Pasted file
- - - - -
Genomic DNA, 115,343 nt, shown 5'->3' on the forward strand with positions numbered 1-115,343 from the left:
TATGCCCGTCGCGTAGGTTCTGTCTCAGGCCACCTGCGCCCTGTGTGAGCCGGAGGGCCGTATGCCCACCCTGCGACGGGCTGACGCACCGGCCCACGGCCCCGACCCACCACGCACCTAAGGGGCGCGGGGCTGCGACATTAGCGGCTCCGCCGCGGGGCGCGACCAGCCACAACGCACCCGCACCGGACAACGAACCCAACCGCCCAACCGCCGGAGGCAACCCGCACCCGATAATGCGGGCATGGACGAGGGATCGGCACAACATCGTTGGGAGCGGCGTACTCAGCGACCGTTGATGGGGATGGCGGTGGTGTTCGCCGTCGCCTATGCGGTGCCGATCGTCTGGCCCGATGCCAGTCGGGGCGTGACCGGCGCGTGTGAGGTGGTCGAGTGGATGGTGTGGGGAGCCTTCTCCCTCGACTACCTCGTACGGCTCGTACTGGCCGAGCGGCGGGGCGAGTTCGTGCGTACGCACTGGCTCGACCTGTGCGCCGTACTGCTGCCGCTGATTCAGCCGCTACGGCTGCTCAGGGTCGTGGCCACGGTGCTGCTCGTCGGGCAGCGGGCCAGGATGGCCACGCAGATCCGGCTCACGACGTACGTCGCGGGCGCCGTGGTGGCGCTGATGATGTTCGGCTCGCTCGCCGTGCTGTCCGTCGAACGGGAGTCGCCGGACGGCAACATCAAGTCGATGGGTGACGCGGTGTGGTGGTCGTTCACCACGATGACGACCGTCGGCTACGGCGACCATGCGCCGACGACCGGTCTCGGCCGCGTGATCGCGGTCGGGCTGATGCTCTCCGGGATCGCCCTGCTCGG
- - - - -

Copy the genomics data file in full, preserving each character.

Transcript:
Genomic DNA, 115,343 nt, shown 5'->3' on the forward strand with positions numbered 1-115,343 from the left:
TATGCCCGTCGCGTAGGTTCTGTCTCAGGCCACCTGCGCCCTGTGTGAGCCGGAGGGCCGTATGCCCACCCTGCGACGGGCTGACGCACCGGCCCACGGCCCCGACCCACCACGCACCTAAGGGGCGCGGGGCTGCGACATTAGCGGCTCCGCCGCGGGGCGCGACCAGCCACAACGCACCCGCACCGGACAACGAACCCAACCGCCCAACCGCCGGAGGCAACCCGCACCCGATAATGCGGGCATGGACGAGGGATCGGCACAACATCGTTGGGAGCGGCGTACTCAGCGACCGTTGATGGGGATGGCGGTGGTGTTCGCCGTCGCCTATGCGGTGCCGATCGTCTGGCCCGATGCCAGTCGGGGCGTGACCGGCGCGTGTGAGGTGGTCGAGTGGATGGTGTGGGGAGCCTTCTCCCTCGACTACCTCGTACGGCTCGTACTGGCCGAGCGGCGGGGCGAGTTCGTGCGTACGCACTGGCTCGACCTGTGCGCCGTACTGCTGCCGCTGATTCAGCCGCTACGGCTGCTCAGGGTCGTGGCCACGGTGCTGCTCGTCGGGCAGCGGGCCAGGATGGCCACGCAGATCCGGCTCACGACGTACGTCGCGGGCGCCGTGGTGGCGCTGATGATGTTCGGCTCGCTCGCCGTGCTGTCCGTCGAACGGGAGTCGCCGGACGGCAACATCAAGTCGATGGGTGACGCGGTGTGGTGGTCGTTCACCACGATGACGACCGTCGGCTACGGCGACCATGCGCCGACGACCGGTCTCGGCCGCGTGATCGCGGTCGGGCTGATGCTCTCCGGGATCGCCCTGCTCGG